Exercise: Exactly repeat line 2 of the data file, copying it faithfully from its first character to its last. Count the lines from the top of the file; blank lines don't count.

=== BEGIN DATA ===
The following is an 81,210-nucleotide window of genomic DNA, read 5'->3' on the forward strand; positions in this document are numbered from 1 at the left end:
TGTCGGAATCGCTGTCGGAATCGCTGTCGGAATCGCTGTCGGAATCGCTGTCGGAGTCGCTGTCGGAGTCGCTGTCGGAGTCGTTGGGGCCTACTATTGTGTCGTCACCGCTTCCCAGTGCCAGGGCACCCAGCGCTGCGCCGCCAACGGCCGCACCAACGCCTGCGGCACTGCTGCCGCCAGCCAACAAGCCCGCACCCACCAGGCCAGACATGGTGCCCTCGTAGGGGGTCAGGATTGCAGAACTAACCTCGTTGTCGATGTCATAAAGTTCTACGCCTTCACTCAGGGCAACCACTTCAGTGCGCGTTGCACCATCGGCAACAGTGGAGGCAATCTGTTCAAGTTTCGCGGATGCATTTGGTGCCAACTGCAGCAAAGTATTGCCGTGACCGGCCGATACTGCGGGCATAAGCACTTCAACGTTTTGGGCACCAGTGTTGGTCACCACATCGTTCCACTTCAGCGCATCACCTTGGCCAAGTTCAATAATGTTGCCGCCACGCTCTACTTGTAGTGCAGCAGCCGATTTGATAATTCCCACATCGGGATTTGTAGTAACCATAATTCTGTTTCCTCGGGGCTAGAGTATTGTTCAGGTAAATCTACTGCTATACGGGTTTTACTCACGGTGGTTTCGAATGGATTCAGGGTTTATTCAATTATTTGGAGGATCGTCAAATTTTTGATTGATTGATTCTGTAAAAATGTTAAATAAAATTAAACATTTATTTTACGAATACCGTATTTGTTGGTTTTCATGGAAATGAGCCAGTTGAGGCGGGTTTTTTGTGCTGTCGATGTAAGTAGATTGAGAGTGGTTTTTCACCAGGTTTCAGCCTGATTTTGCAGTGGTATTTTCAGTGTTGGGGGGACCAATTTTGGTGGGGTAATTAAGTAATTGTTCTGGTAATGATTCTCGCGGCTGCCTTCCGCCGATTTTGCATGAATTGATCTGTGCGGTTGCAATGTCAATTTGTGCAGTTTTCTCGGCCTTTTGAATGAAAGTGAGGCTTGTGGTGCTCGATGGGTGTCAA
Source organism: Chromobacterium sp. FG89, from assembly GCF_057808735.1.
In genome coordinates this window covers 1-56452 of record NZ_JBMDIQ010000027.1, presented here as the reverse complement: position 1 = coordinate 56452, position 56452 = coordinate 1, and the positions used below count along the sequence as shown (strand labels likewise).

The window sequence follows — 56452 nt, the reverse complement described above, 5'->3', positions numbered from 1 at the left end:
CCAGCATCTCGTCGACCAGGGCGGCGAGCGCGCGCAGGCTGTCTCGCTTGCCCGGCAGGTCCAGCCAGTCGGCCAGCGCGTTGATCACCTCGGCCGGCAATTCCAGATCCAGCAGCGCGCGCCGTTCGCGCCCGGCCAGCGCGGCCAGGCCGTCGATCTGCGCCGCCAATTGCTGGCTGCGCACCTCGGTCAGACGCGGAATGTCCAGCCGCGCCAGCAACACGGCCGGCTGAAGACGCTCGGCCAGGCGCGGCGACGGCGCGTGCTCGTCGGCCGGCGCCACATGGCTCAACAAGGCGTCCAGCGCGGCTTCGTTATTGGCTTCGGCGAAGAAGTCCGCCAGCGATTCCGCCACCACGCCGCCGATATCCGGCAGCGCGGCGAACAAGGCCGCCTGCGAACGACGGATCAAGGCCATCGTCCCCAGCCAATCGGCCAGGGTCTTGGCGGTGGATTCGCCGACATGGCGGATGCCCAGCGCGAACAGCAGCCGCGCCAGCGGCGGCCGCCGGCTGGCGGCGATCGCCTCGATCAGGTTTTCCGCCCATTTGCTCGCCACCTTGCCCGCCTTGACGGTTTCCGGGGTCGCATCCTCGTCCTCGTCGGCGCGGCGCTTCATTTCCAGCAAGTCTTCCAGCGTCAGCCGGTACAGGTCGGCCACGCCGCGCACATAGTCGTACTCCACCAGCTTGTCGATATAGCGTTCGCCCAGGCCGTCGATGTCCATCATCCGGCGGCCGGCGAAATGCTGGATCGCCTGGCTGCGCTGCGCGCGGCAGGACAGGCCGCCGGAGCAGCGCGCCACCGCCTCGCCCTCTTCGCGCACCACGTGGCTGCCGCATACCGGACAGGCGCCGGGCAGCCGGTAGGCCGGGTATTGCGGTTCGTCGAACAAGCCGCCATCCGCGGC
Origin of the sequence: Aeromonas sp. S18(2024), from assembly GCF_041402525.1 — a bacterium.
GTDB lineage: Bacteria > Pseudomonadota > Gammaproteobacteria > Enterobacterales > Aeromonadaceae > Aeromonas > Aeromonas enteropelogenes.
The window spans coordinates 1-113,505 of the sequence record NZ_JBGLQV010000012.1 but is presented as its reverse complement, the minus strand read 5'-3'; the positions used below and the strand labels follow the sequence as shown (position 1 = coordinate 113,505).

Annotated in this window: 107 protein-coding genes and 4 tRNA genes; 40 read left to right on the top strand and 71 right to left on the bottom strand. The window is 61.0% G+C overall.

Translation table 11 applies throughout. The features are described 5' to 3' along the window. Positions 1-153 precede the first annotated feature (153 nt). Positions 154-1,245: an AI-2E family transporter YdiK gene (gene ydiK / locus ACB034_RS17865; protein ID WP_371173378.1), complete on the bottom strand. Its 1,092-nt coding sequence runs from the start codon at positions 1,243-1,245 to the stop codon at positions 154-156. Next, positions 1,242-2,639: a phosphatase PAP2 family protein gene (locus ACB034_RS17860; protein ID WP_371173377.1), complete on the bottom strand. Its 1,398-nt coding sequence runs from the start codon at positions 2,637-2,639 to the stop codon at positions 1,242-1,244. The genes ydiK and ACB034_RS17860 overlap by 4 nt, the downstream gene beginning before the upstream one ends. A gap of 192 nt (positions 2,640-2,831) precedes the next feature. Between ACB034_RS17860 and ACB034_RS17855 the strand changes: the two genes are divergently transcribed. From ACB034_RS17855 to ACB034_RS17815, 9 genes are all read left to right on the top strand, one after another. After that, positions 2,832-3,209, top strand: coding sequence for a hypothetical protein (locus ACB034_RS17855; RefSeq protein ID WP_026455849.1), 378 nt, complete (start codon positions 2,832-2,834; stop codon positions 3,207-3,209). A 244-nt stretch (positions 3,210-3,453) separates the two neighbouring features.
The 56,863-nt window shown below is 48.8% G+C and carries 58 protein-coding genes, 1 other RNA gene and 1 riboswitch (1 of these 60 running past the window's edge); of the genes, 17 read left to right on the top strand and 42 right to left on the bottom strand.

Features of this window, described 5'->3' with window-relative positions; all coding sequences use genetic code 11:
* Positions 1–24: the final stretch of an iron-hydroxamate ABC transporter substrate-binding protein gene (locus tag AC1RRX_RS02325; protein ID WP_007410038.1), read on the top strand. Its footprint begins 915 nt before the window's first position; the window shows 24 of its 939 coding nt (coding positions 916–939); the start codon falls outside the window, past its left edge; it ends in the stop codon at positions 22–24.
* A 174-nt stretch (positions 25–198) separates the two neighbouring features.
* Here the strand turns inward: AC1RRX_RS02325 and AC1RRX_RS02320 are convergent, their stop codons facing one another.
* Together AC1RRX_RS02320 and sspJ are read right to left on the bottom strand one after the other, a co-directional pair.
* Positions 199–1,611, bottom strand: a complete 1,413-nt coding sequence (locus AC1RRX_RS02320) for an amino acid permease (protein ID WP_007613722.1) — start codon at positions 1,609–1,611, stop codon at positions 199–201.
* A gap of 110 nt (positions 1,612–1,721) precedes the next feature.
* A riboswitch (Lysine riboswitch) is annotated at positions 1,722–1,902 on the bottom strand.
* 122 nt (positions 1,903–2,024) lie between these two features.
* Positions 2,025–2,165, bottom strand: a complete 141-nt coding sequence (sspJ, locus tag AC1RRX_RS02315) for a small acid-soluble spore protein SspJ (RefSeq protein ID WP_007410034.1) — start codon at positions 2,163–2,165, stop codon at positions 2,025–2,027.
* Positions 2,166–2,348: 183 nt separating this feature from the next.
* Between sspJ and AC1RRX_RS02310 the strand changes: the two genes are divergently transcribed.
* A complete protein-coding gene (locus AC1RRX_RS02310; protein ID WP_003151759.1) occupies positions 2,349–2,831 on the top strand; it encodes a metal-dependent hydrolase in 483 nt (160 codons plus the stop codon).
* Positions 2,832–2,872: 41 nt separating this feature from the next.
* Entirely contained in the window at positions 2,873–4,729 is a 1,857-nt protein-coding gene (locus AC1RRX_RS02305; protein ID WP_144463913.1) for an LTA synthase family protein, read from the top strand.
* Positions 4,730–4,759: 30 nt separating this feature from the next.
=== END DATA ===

TGTCGGAATCGCTGTCGGAATCGCTGTCGGAATCGCTGTCGGAATCGCTGTCGGAGTCGCTGTCGGAGTCGCTGTCGGAGTCGTTGGGGCCTACTATTGTGTCGTCACCGCTTCCCAGTGCCAGGGCACCCAGCGCTGCGCCGCCAACGGCCGCACCAACGCCTGCGGCACTGCTGCCGCCAGCCAACAAGCCCGCACCCACCAGGCCAGACATGGTGCCCTCGTAGGGGGTCAGGATTGCAGAACTAACCTCGTTGTCGATGTCATAAAGTTCTACGCCTTCACTCAGGGCAACCACTTCAGTGCGCGTTGCACCATCGGCAACAGTGGAGGCAATCTGTTCAAGTTTCGCGGATGCATTTGGTGCCAACTGCAGCAAAGTATTGCCGTGACCGGCCGATACTGCGGGCATAAGCACTTCAACGTTTTGGGCACCAGTGTTGGTCACCACATCGTTCCACTTCAGCGCATCACCTTGGCCAAGTTCAATAATGTTGCCGCCACGCTCTACTTGTAGTGCAGCAGCCGATTTGATAATTCCCACATCGGGATTTGTAGTAACCATAATTCTGTTTCCTCGGGGCTAGAGTATTGTTCAGGTAAATCTACTGCTATACGGGTTTTACTCACGGTGGTTTCGAATGGATTCAGGGTTTATTCAATTATTTGGAGGATCGTCAAATTTTTGATTGATTGATTCTGTAAAAATGTTAAATAAAATTAAACATTTATTTTACGAATACCGTATTTGTTGGTTTTCATGGAAATGAGCCAGTTGAGGCGGGTTTTTTGTGCTGTCGATGTAAGTAGATTGAGAGTGGTTTTTCACCAGGTTTCAGCCTGATTTTGCAGTGGTATTTTCAGTGTTGGGGGGACCAATTTTGGTGGGGTAATTAAGTAATTGTTCTGGTAATGATTCTCGCGGCTGCCTTCCGCCGATTTTGCATGAATTGATCTGTGCGGTTGCAATGTCAATTTGTGCAGTTTTCTCGGCCTTTTGAATGAAAGTGAGGCTTGTGGTGCTCGATGGGTGTCAA